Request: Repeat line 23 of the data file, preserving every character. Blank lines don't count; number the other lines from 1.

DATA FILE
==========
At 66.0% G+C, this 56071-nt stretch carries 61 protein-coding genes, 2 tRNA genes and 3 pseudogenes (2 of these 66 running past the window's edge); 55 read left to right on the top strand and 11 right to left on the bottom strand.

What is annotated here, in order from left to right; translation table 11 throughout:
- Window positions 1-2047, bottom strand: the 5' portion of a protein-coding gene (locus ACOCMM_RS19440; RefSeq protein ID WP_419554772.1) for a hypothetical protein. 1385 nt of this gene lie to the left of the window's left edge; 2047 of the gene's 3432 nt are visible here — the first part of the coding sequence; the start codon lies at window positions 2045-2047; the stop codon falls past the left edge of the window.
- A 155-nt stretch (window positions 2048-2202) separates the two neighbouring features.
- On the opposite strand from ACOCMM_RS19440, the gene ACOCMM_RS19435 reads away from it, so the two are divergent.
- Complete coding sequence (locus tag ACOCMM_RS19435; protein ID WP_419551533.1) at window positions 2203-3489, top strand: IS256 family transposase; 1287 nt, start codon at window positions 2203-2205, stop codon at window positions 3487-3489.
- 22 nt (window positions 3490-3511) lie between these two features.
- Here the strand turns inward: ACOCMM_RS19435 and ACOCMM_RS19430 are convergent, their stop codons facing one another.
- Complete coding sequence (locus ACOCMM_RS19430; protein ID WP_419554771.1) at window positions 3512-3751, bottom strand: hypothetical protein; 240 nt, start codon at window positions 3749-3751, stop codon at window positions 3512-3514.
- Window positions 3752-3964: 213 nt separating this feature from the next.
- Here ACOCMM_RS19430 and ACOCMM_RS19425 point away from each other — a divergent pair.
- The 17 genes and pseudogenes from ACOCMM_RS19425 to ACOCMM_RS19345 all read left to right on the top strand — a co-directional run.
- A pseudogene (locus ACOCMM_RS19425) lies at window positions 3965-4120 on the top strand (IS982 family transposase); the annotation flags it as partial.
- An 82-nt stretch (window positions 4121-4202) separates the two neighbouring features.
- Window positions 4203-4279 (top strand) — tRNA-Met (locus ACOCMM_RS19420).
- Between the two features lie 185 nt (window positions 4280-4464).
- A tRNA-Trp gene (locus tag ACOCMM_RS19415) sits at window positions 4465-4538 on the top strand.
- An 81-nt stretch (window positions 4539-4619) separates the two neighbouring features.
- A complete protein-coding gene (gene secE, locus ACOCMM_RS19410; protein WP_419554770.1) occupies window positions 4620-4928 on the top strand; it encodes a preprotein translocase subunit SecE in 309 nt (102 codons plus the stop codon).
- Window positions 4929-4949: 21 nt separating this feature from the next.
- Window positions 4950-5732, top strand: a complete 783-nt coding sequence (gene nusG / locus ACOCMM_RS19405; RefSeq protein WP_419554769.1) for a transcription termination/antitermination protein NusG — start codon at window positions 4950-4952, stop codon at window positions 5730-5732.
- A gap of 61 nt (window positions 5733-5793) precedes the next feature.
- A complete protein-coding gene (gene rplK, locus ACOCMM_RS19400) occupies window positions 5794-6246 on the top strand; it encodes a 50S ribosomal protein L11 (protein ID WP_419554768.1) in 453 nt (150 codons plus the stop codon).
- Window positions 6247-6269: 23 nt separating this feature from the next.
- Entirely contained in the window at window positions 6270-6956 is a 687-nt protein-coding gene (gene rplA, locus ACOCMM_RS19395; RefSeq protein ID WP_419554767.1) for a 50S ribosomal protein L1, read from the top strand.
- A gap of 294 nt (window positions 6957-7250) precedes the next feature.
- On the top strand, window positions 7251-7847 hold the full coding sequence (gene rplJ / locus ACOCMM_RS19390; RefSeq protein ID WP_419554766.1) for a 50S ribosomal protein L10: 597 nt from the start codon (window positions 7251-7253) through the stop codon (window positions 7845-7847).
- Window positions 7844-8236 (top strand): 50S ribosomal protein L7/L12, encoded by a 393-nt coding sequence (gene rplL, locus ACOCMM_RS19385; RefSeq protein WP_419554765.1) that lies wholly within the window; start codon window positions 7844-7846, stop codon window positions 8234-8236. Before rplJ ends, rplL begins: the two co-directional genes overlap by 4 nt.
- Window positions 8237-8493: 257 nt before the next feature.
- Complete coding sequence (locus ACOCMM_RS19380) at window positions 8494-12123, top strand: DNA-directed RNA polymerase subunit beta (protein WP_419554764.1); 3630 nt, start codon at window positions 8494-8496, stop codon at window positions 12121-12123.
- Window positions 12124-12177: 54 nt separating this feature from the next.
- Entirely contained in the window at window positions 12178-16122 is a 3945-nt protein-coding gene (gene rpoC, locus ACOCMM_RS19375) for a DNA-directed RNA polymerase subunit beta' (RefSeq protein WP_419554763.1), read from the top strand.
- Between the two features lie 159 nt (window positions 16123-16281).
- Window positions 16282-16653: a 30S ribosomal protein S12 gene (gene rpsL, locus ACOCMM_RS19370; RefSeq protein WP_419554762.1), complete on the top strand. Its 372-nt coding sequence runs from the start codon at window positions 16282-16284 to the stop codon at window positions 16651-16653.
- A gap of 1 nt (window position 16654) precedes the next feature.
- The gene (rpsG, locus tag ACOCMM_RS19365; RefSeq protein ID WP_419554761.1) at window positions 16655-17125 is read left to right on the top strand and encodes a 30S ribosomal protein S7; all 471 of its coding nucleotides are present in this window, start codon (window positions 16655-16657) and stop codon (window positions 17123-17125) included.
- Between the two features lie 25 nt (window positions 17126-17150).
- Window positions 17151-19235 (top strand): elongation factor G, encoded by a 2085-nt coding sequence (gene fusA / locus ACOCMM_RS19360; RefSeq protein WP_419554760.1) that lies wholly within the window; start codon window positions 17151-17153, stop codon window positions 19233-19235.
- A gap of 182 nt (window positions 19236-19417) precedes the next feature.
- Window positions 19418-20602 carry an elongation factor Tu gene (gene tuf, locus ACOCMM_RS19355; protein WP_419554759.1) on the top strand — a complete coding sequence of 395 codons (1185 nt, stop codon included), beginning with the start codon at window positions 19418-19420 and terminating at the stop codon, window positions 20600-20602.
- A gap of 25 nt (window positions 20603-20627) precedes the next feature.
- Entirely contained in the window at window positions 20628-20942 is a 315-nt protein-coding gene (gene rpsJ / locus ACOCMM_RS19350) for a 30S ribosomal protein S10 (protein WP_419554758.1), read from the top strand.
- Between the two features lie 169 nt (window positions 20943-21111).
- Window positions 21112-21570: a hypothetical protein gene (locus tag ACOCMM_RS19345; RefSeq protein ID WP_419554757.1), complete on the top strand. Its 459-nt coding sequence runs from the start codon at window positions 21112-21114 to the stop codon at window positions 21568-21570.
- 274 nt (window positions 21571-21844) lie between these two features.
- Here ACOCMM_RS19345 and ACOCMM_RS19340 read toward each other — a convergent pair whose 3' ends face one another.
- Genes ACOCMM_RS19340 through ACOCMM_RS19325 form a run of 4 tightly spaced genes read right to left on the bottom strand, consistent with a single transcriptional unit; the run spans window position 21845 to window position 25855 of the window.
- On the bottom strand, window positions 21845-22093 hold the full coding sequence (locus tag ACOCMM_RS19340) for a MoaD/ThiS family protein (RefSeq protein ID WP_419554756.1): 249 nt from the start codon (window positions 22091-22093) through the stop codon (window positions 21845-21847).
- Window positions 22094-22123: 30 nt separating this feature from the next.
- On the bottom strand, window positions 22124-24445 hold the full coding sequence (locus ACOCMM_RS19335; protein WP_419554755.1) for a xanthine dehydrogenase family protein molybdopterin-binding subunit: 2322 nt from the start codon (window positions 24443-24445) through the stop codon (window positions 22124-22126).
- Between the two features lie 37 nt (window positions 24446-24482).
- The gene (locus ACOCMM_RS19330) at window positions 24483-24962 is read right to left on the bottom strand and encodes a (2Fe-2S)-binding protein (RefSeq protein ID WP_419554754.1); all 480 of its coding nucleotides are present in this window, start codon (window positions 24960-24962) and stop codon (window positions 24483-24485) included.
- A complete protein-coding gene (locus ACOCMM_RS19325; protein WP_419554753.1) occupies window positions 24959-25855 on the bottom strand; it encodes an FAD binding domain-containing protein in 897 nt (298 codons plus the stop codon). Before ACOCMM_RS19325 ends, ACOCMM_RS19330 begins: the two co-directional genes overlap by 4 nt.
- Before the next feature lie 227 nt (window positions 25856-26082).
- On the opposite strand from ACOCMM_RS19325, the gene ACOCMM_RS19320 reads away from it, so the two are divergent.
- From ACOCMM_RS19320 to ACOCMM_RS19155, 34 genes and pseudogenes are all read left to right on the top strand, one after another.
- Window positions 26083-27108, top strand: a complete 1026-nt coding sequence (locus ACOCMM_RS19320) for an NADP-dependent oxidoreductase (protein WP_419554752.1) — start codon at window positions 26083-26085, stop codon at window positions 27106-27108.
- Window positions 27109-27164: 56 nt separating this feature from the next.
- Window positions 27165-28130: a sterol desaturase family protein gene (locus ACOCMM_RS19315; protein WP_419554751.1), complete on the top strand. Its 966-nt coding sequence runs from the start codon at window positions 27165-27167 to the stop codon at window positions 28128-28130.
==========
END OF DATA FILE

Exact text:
- A complete protein-coding gene (gene rplK, locus ACOCMM_RS19400) occupies window positions 5794-6246 on the top strand; it encodes a 50S ribosomal protein L11 (protein ID WP_419554768.1) in 453 nt (150 codons plus the stop codon).